Ian Rankin once made it clear that he wanted to write “palpably Scottish” fiction, but he didn’t become Britain’s bestselling male crime writer by appealing solely to the fiefdom of Nicola Sturgeon and Alex Salmond. While not following the precepts of his great predecessors, Robert Louis Stevenson and Conan Doyle, who set some of their most memorable books in London with English protagonists, there is never any sense of parochialism about his novels featuring his bloody-minded copper Jack Rebus, who rarely moves out of his stamping ground in Edinburgh. What makes the Rebus books so universal in appeal is their effortless command of the crime-fiction idiom, with a triple-whammy of pungent scene-setting, caustic characterisation and pleasingly asymmetrical plotting.
However, readers might be forgiven for approaching the new book, Even Dogs in the Wild, with some trepidation. Rankin has allowed his protagonist to age in real time, so the sixty-ish copper has now retired. And it is difficult to justify the presence on cases of an ageing ex-cop who is no longer on the force.
The Swedish writer Hakan Nesser’s trick is to have his detective-turned-bookseller Van Veeteren asked for help by a female ex-colleague, a notion Rankin utilises here. Rebus’s former associate DI Siobhan Clarke is looking into the killing of Scotland’s senior prosecutor, and Clarke knows that her cantankerous old boss can help. At the same time, the latter’s long-time nemesis, gangster “Big Ger” Cafferty (also retired), has suffered a murder attempt, but there is only one policeman he will talk to: Jack Rebus.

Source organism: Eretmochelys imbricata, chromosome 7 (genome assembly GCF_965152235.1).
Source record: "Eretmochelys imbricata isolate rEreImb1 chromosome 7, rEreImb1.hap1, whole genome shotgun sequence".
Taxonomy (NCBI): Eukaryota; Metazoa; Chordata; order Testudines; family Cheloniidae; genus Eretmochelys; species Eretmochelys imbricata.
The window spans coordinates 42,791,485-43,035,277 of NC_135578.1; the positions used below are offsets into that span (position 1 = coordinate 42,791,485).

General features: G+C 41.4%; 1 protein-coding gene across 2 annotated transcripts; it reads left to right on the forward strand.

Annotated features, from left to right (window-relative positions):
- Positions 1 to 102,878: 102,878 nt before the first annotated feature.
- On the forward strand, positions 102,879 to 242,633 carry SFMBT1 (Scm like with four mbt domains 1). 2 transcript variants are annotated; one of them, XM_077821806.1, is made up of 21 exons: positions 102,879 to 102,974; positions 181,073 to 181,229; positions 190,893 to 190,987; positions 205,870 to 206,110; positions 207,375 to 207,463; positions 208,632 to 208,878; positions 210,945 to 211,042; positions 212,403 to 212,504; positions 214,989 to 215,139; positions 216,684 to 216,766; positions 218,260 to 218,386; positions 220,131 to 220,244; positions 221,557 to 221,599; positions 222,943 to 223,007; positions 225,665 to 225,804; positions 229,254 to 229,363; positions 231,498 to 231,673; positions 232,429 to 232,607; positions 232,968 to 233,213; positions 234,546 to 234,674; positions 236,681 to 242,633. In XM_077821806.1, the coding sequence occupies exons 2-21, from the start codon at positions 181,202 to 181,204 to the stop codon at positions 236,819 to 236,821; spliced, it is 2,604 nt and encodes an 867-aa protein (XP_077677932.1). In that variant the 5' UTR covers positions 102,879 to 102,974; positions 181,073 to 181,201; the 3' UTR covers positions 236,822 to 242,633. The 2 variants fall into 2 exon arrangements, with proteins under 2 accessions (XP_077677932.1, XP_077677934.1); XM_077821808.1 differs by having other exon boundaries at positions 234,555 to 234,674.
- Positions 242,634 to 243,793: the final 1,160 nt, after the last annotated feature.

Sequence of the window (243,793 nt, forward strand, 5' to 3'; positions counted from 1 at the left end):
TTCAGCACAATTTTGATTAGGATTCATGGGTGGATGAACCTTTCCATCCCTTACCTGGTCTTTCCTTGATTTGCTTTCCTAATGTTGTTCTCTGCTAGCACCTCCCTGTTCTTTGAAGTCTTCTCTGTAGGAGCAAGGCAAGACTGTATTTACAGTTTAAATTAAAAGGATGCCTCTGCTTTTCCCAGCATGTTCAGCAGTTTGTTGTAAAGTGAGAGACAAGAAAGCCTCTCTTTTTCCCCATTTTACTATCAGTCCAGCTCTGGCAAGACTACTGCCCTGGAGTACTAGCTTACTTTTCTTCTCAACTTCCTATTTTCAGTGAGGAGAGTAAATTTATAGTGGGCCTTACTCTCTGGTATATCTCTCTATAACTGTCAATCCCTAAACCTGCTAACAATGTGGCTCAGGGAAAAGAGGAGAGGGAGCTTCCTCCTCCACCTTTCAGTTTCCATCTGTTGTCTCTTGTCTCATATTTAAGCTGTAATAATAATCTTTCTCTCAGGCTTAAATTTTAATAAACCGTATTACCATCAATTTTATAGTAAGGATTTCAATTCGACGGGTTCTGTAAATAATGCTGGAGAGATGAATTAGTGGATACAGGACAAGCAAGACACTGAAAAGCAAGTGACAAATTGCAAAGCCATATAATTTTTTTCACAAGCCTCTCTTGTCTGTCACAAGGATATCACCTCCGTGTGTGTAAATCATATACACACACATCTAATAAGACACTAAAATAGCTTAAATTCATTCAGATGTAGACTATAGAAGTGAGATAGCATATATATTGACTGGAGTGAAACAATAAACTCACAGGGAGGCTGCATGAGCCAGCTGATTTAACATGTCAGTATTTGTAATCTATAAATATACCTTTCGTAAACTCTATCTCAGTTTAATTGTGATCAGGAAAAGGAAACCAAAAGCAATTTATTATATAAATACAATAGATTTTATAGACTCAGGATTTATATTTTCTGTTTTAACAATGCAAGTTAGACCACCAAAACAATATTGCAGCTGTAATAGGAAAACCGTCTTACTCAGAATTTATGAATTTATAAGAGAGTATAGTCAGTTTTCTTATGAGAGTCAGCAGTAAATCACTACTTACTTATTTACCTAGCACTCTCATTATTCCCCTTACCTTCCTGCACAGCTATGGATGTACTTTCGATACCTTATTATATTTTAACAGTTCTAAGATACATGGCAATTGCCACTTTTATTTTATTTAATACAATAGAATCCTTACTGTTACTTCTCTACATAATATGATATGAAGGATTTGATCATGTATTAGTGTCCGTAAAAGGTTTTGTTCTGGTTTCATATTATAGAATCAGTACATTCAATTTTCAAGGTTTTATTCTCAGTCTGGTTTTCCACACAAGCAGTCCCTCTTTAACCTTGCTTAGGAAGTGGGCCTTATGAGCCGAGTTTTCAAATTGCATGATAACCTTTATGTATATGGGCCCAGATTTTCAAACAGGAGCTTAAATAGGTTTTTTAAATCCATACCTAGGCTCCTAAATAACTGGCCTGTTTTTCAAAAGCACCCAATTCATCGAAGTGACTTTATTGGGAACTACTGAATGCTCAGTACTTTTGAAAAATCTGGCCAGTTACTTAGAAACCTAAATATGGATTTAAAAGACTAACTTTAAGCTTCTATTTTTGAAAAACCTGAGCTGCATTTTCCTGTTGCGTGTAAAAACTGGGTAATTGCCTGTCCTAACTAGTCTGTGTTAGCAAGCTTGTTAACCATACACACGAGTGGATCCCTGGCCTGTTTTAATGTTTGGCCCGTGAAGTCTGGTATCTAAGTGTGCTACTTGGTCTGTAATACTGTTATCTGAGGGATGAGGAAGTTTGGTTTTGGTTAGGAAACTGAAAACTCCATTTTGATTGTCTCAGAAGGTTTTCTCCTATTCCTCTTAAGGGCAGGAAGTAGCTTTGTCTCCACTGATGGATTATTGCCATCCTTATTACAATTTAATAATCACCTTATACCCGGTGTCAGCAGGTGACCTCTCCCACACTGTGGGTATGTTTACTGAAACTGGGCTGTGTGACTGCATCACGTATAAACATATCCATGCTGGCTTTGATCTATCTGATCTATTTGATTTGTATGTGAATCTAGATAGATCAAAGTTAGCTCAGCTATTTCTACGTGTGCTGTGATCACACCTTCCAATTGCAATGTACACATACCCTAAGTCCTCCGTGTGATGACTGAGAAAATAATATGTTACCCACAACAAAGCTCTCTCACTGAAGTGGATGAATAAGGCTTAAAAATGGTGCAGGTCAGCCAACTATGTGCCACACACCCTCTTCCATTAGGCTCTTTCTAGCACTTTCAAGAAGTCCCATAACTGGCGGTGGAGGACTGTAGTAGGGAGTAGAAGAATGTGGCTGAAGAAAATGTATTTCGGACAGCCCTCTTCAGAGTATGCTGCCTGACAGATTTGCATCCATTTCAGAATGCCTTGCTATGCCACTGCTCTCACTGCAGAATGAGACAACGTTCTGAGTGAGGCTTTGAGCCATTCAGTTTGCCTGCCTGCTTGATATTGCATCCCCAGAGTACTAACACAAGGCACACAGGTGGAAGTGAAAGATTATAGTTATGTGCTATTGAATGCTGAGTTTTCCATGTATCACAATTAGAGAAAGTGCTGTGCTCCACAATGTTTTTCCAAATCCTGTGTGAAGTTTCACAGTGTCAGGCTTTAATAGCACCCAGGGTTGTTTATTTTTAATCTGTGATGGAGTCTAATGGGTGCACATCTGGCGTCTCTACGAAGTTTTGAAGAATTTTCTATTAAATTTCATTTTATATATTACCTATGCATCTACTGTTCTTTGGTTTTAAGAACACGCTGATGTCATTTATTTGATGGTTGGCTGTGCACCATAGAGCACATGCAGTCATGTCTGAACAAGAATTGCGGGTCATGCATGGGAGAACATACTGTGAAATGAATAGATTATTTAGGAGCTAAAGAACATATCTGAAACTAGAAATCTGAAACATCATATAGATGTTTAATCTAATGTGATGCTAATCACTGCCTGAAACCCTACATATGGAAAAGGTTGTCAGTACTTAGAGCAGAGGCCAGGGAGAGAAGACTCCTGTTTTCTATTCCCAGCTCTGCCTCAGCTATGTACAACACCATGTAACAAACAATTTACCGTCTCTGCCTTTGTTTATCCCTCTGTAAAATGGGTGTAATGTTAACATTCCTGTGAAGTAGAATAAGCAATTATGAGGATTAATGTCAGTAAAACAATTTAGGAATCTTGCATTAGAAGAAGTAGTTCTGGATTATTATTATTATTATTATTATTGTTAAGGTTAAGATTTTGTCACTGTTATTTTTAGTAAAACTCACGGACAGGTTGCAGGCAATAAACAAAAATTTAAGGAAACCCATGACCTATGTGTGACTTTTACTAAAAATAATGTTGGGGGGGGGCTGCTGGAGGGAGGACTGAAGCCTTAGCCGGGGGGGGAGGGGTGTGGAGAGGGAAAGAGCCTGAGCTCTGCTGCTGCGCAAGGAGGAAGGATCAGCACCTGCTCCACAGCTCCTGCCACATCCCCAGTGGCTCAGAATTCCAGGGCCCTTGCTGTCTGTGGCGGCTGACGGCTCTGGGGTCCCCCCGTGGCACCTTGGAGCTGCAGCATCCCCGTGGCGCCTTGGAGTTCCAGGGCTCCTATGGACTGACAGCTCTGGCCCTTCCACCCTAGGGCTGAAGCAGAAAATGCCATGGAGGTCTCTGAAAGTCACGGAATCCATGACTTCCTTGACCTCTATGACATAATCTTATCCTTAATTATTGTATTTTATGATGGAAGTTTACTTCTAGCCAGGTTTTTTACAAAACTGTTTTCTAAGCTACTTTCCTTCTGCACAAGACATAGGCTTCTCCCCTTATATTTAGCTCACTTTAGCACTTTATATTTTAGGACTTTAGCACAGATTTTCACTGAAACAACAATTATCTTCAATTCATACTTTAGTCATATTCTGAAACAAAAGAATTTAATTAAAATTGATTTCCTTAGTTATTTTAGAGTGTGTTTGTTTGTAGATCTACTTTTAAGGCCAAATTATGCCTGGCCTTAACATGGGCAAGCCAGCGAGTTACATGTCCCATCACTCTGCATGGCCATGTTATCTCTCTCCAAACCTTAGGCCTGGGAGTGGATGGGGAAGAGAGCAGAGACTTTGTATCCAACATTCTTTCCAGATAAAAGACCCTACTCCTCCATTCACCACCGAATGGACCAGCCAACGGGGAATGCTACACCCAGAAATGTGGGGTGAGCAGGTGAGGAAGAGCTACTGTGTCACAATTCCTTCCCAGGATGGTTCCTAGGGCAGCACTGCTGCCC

All of this is handled with the authority that we have come to expect from the previous 19 Rebus books. One particularly masterful move is to stir into the narrative Rankin’s second male protagonist, DI Malcolm Fox, the by-the-book, more conventional copper who appeared to be being groomed as Rebus’s successor.
Previously, Rankin never quite solved the problem of making a character he himself regarded as “boring” intriguing to the reader), but the unassuming Fox proves to be an invaluable element in the mix when set as counterpoint to his very different predecessor. One wonders if this was always Rankin’s agenda – he was prepared to take on board criticism that Fox wasn’t very colourful as he had a long game in mind. Whatever Ian Rankin’s reasoning, Rebus is back, and fans will be pleased that the detective’s retirement is proving just as temporary as Frank Sinatra’s was.
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